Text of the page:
That’s exactly right Charlie.

    People who stoop to name-calling do so because in their narcissistic hearts they KNOW that they are right about everything and they cannot imagine why others do not agree agree with them.

  25. Thomas Pellechia and Thomas Merle share the same conclusion, but for contrary reasons. Tom P believes there is a kind of Platonic ideal of wine whose attributes can be identified along the lines of the Appellation America website. Tom M believes the consumer should rule, very few of whom can write decent notes (I distinguish between the consumer who buys wine to enjoy with dinner and the wine enthusiast for whom notes of an expert palate would be useful).

    Friends and fellow consumers just want to know how delicious or not a fellow wine drinker or drinkers found a particular wine along some sort of pleasure (yum-yuck) spectrum. If this assessment is conducted a bit more formerly, the scoring of a People’s Choice Taste-Off can then be compiled and a median or average arrived at, not unlike CellarTracker, many of whose members compose excellent notes.

    Among the experts, one who happens to be a(gasp)widely respected blogger, Alder Yarrow, I believe follows this approach, using a 10 pt system, with half points. Those who read his take on, say the wines poured at the Rhone Rangers or Family Winemakers, want to know which wines fall at the top of his rather large list of wines he tasted at such events.

  26. Tom Merle, you are forcing me to look at Appellation America’s website, which I haven’t done in maybe six years. I have no idea what you are talking about when you refer to its Platonic ideal of wine.

    I only know that I don’t care what others taste in a wine and I don’t know why anyone should care what I taste in a wine. I enjoy wine, and I prefer to do my own exploring of it. But that is not the subject of this blog entry. The subject is criticism, and the inability of critics to take what they dish out for a living–with a side subject of those who resort to name-calling.

    Is “Platonic ideal” name calling? I can’t tell because I don’t know you and I don’t know what you mean by it. I always thought that if you have a Platonic relationship with something it means you aren’t penetrating. I can assure that I have penetrated and have been penetrated by many wines, but never penetrated by a wine critic, knowingly…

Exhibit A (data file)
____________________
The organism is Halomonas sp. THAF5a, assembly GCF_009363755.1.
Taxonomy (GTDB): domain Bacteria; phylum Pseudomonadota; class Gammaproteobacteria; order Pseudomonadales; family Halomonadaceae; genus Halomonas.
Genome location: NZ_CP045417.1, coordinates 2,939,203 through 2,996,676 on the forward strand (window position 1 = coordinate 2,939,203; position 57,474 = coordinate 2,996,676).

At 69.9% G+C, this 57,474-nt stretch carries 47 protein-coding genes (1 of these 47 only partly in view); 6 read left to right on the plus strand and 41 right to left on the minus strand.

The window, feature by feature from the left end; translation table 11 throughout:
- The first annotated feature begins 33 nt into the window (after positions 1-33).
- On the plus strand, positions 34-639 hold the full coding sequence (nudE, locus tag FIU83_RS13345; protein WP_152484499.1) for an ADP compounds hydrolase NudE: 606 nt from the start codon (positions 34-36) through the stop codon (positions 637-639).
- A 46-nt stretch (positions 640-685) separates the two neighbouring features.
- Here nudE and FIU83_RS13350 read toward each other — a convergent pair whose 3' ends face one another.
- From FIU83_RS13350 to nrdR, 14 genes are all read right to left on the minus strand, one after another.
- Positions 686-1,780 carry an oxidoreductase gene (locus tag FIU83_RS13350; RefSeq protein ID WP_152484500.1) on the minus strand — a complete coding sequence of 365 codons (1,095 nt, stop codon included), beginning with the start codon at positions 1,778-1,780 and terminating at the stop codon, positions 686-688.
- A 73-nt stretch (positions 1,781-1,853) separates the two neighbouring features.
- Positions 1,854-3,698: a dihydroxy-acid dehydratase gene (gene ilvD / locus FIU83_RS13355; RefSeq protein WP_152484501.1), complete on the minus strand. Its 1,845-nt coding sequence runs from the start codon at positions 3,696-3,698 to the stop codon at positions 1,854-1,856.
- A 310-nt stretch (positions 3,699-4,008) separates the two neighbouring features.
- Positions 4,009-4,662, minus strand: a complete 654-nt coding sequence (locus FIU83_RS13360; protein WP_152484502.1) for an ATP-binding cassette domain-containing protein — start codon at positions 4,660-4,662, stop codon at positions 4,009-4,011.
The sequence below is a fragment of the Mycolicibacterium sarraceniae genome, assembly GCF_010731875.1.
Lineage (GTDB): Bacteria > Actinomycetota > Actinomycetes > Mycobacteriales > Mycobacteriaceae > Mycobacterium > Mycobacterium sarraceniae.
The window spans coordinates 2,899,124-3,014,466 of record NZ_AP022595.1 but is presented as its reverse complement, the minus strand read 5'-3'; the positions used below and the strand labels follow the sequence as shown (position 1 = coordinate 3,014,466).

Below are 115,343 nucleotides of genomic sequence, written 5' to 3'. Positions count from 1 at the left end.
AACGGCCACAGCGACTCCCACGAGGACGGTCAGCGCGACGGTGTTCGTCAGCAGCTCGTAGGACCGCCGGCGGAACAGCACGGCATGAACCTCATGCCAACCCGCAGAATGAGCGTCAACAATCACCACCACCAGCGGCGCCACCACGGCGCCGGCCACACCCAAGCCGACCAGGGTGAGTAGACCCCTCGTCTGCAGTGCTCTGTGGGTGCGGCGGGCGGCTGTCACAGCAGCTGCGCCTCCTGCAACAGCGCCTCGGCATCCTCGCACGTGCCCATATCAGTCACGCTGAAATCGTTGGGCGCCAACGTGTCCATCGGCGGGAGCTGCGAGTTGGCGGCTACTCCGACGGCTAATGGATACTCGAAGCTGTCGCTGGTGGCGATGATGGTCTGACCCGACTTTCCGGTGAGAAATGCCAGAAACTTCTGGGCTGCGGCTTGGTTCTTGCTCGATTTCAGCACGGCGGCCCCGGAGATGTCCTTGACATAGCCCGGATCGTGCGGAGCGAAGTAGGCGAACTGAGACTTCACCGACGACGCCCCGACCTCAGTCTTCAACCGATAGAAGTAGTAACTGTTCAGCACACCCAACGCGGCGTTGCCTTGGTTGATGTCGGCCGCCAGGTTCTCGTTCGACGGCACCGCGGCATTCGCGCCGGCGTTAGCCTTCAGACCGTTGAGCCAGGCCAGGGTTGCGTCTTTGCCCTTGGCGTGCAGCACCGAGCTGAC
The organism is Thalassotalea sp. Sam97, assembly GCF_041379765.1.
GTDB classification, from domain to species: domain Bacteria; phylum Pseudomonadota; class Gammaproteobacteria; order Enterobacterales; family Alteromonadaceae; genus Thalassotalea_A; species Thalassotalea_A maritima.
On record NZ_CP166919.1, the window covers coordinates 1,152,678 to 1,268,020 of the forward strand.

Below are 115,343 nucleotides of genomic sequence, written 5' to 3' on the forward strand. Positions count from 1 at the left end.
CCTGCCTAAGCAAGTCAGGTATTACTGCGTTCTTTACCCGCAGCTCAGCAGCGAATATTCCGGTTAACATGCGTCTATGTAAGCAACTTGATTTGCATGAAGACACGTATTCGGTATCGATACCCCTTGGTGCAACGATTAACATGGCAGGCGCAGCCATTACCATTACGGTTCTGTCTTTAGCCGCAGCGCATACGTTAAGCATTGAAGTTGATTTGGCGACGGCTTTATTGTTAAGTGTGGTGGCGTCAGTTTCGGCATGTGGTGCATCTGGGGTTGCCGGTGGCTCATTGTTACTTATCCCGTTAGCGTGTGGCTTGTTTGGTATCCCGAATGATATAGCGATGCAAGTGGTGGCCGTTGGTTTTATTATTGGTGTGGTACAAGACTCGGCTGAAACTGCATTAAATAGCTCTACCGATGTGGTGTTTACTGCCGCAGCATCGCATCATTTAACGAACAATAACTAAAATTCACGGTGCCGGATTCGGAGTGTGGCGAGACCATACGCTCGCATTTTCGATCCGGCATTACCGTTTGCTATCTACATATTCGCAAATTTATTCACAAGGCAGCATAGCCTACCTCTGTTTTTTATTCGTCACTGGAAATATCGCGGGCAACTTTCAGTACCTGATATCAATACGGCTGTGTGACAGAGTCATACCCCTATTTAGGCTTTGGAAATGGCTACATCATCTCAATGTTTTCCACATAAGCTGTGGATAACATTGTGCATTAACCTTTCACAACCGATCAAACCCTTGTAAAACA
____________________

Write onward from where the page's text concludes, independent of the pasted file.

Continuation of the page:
27. You are right Thomas. We don’t know each other. I got you mixed up with a fellow in Southern California, whose day job is practicing medicine and with whom I used to exchange comments on Open Wine Consortium when Joel Vincent was the admin (now he only runs the Bloggers Conference)

    That person believed that there is an objective set of features of a given wine based mainly on terroir or appellation. Personal taste is irrelevant. The reference to Platonic Ideal was meant as a shorthand way of characterizing this approach to wine criticism which is also reflected in Appellation America where you once wrote I believe. It was not meant as any sort of put down or calling someone a name.

    I also got the Alder Yarrow blog wrong. Alder does review wines and writes incisive notes among many other kinds of posts. When he does larger group tastings he dispenses with the notes and uses only numerical scores, though he will usually offer some commentary on a few wines that he found particularly noteworthy.

  28. Late to this comment thread with a funny anecdote. I do shelf talkers for this little Italian wine shop. Often I will write about the wine using my own notes. On Saturdays, I occasionally work the floors, asking people if I can help them. In one instance I asked a customer if I could assist them in any way and they turned to me and said, “No thanks, these tasting notes tell me all I need to know.” Little did they know they were talking to the person who wrote the note. I felt a little hurt that they didn’t want to talk to someone in the flesh, someone who had actually been to most of the wineries that were in the racks. But then I thought how interesting it was that the written word was so powerful. Mission accomplished.

  29. Tom:

    I’ve seen your name online at times, and I was kidding with you more than being serious.

    In any case, I generally have no use for aesthetic criticism because it is a clear example of personal bias, and that information, while it may be interesting, isn’t really helpful to me. I know that most consumers don’t think like that, and so they want critics to guide them. That’s fine, but it doesn’t excuse critics from being mean, disdainful, or accusatory.

    Plainly, if you make a living criticizing, it is unseemly to chafe in public when you are criticized.

    On the other hand, if you have convinced yourself of the overwhelming, heart-stopping perfection of your tastes and thoughts, and the rest of us are less than worth your time, why not go find something else to do than talk to the unworthy plebeian who have the audacity to criticize you out of jealousy?